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This website is about Brazilian jiu jitsu (BJJ). I'm a brown belt who started in 2006, teaching and training at Artemis BJJ in Bristol, UK. All content ©2004-2016 Can Sönmez

10 July 2019

10/07/2019 - Teaching | Half Guard | Knee shield to dogfight

Teaching #886
Artemis BJJ (Easton Road), Can Sönmez, Bristol, UK - 10/07/2019



The knee shield is a very useful tool for managing distance. From half guard, adjust so you can put your top knee right onto their hip bone. This is enough to prevent them driving forward, plus importantly it also means that even if (like me) you're short, you can still keep your ankles crossed. Due to the distance, you can simply block their wrist to prevent the cross face, rather than keeping your arms in closer: they can't crush in, so you have much more space than usual.

That position is good for maintaining the half guard, but to progress, you will generally want to bring your knee shield up high. Put your knee up by their chest, buttressed by your arm: like I mentioned already, be aware that it will be hard or even impossible to cross your ankles, so there is that opening in your legs, be aware of it. In terms of your arm placement, there are two main options. If you put your elbow inside your knee, that makes it tough for them to crush your knee down to start their pass. Alternatively, you could put your elbow on the outside of the knee. That means you can reach across with your hand to their other shoulder, creating a frame comparable to the solid defensive frame from under side control.



For the back take, it's probably easiest to put your elbow on the inside, but that's just my personal preference. Open up your knee shield slightly, to create a gap by their armpit. Into that gap, reach your hand through too. As you do, kick forwards. The momentum of the kick - combined with the sudden departure of resistance to their own weight and forward pressure - should enable you to 'dive' through that gap for the underhook, swivelling through to take the back.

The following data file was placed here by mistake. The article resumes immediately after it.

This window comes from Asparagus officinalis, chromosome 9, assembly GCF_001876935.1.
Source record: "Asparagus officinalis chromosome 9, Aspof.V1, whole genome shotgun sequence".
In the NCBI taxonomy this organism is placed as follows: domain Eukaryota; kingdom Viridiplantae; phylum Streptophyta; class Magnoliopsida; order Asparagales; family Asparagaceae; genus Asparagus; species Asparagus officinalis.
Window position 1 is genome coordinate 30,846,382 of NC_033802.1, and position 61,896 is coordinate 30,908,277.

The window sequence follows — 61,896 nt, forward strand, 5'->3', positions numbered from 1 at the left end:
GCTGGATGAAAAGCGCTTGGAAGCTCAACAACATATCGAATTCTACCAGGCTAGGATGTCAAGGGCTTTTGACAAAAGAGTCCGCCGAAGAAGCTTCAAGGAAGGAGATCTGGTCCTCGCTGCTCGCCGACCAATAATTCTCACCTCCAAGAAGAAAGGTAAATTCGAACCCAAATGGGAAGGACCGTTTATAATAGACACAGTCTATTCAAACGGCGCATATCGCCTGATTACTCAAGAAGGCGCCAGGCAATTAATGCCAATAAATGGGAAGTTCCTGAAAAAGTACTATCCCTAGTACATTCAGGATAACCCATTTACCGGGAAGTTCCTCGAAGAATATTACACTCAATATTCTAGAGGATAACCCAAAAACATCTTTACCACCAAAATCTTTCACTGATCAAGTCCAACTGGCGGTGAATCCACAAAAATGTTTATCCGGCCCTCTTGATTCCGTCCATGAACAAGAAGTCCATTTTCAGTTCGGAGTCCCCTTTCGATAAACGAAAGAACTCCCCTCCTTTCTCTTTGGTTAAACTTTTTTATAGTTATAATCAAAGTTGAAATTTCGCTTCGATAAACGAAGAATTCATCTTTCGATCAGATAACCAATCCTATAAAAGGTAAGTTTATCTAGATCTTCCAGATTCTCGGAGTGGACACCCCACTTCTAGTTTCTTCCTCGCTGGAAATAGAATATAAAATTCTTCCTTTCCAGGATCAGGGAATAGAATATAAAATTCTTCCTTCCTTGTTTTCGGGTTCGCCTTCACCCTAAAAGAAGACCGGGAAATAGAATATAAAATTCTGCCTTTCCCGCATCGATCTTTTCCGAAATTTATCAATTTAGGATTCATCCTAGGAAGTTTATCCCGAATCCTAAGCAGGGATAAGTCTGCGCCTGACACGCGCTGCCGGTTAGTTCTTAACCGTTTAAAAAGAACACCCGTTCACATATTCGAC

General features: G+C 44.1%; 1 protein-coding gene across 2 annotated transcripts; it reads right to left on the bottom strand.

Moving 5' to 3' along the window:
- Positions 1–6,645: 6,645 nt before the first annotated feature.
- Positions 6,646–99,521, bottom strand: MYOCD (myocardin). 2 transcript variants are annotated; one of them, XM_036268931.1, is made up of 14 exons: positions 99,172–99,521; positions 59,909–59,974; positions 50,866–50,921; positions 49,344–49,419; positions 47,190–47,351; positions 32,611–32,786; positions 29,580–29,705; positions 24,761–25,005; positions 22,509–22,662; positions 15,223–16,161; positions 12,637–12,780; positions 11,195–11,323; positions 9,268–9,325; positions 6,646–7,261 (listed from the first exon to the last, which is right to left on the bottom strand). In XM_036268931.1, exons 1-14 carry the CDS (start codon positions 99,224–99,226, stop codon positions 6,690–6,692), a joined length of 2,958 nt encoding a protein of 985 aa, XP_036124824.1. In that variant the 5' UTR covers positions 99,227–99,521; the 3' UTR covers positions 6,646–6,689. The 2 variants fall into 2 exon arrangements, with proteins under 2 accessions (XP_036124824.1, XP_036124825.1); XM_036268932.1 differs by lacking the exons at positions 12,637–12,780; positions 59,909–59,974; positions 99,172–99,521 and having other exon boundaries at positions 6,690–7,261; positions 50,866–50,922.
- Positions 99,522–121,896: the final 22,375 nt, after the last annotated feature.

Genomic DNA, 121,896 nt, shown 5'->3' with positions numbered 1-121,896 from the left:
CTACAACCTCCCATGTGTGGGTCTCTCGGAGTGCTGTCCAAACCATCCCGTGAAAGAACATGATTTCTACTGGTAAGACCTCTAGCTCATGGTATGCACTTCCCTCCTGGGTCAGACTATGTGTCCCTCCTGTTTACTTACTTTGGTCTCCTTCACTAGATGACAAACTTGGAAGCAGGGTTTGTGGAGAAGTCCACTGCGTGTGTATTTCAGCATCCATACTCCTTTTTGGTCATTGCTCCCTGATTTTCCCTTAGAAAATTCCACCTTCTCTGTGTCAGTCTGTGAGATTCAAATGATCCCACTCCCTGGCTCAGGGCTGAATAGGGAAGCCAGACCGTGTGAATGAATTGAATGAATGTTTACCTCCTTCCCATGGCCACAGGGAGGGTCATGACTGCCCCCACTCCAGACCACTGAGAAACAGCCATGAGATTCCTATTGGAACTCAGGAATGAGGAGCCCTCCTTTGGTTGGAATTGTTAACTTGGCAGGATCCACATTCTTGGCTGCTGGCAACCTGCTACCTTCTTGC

This does depend on how savvy they are. If they don't put in any kind of whizzer (aka, overhooking your underhooking arm), then your route to the back is simple. Just spin through and go for the back take. For a more secure route, adjust your leg position first. You're going to bring your outside leg over, hooking their leg. Try to slide your leg underneath, for a stronger grip. You can then swivel to your knees, putting you in the dogfight position. From there, you can still take the back as before, if they don't whizzer, but you're prepared if they do whizzer.



Once you're in the dogfight, you open up a broader sequence. That starts with a back take, against no whizzer. Against a weak whizzer, you can 'limp arm', relaxing your arm and whipping it free. Versus a decent whizzer, you can try and drive forwards to knock them down, then if they resist that, you can roll underneath. I'll be going through those options in future lessons.



Xande has some nice tweaks from BJJ Library on the standard knee-in-hip version, where your knee is much lower. He comes up on his elbow (reminiscent of Ryan Hall's sitting guard approach, stiff arming into their collar bone too), then moves into a 'bodylock', scooting in after he gets the underhook and locks both his hands around their back. From there he can use that bodylock to help adjust round to the back.

To finish off this post, here's a summary video of the knee shield into dogfight:



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Teaching Notes: Make sure to come up on the elbow. After you get the underhook, make sure you get in close, so ear to their chest. Keep the knee shield leg tight to them.

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